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Indigenous Australians And The Law

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While our current legal system serves the majority of our country well, there are some members of society who experience problems with our law; a major group in society that suffers from such problems is our Indigenous population. This paper will primarily focus on the legal system as it impacts upon Indigenous Australians. Topics that will be discussed will be the over-representation of these people in the judicial and prison system, plus the paper will also address socio economic issues, health issues, educational issues and living standards that place this race of people at a distinct disadvantage in the law. This paper will also make the recommendation that all Indigenous Australian’s sentenced to six months or less will in fact not be sent to prison, but be punished by their own communities’ traditional law. Currently the Australian Indigenous population is drastically over represented in our justice and corrective systems. The Queensland Government in 2004 created the Law and Justice CEO Committee, which consists of a number of chief executive officers from relevant government departments, and is chaired by Bob Atkinson, Commissioner of the Queensland Police Service. This committee was created with one primary goal and that was to reduce the over-representation of Indigenous Queenslanders in the judicial system. The goal set by this committee is to reduce the over-representation of Indigenous incarceration by 50% by the year 2011(Director General, 2006).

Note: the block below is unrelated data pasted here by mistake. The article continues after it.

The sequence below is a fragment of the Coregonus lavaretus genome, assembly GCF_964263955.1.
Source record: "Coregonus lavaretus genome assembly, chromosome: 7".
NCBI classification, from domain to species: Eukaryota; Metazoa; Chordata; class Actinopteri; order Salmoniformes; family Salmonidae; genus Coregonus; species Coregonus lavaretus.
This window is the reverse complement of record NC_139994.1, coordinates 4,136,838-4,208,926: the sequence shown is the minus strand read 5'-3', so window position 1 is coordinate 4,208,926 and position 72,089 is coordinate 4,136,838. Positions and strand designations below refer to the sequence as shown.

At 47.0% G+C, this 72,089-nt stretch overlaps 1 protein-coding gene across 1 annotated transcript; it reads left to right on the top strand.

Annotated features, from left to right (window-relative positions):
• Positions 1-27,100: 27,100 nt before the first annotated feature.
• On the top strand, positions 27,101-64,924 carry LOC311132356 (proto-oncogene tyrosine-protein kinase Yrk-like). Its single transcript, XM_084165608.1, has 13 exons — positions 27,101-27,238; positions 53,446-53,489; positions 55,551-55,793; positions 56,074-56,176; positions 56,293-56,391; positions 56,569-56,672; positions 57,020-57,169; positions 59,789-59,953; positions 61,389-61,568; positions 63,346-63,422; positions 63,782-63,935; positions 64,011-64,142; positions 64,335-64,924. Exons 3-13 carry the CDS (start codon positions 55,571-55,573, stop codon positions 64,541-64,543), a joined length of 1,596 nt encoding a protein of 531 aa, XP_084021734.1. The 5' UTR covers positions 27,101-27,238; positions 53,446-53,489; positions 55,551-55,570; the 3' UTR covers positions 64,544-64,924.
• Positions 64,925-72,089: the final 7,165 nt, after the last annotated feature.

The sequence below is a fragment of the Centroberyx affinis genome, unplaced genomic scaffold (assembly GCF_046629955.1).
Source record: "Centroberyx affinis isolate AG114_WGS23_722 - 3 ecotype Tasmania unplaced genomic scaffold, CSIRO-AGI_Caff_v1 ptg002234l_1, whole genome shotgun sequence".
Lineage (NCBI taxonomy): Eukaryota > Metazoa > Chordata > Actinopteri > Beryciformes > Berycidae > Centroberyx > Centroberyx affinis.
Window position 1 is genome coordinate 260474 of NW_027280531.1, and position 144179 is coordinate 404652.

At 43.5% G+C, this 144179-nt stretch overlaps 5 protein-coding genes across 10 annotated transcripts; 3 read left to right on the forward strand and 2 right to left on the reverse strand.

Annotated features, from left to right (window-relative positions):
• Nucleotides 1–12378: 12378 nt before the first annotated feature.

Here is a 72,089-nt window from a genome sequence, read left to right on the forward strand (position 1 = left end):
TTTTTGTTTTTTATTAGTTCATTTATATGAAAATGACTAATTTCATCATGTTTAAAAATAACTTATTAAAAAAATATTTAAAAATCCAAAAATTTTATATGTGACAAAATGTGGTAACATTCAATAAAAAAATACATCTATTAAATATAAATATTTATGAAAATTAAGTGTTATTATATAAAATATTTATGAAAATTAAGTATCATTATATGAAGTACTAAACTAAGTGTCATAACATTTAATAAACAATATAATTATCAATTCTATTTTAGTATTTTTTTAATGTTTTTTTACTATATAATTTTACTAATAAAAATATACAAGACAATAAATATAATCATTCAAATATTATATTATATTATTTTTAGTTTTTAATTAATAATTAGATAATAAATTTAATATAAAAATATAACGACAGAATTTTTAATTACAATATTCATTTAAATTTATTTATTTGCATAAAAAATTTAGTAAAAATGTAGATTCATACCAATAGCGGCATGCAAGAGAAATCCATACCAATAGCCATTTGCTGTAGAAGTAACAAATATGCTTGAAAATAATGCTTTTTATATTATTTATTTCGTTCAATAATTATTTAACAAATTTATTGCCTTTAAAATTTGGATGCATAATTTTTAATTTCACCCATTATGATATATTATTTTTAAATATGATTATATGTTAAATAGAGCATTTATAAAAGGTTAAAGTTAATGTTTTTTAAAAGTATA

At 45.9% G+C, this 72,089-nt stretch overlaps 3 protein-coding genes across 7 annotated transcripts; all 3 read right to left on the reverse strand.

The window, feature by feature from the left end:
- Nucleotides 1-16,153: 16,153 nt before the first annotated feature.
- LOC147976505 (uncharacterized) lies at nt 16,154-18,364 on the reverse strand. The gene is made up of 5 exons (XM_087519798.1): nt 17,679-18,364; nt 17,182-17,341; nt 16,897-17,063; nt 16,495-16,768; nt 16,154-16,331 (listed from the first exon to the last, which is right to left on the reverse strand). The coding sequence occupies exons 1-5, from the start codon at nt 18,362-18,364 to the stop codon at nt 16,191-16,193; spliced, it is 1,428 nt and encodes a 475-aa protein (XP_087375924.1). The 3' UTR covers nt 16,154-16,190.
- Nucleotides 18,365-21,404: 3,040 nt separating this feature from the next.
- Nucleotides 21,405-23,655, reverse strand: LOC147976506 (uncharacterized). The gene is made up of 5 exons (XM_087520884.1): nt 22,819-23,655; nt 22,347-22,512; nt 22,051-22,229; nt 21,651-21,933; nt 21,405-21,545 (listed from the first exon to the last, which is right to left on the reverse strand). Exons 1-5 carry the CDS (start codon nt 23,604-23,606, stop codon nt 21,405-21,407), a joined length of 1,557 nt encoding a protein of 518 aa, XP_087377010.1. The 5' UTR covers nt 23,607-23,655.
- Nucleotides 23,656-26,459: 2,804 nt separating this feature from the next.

Australia’s Indigenous population from the late 80’s holds the record for the most incarcerated people in the world, statistically exceeding even the figures for the black South Africans during the apartheid regime (Harris, 2004). In June 2002, the Indigenous population of Australia, making up only 2% of our country’s then 18 million population outside of jail, had 4,494 members of their race incarcerated, making up 20% of our prisoner population. The figures for younger generations are even higher; statistics as gathered in NSW revealed that 35-40% of children in Juvenile detention are Indigenous Australians (Kirkland, 2002). These figures demonstrate that a disproportionate number of Indigenous people are in our prisons than white Australians or members of other nationalities living in Australia. This does not necessarily mean that a lot of Indigenous Australians are committing serious crime; the majority of Indigenous people incarcerated serve sentences of six months or less. In fact, if all Indigenous people currently in jail who are serving sentences of six months or less were let out of prison, the number of Indigenous people sentenced to prison could be reduced by 54% (Kirkland, 2002).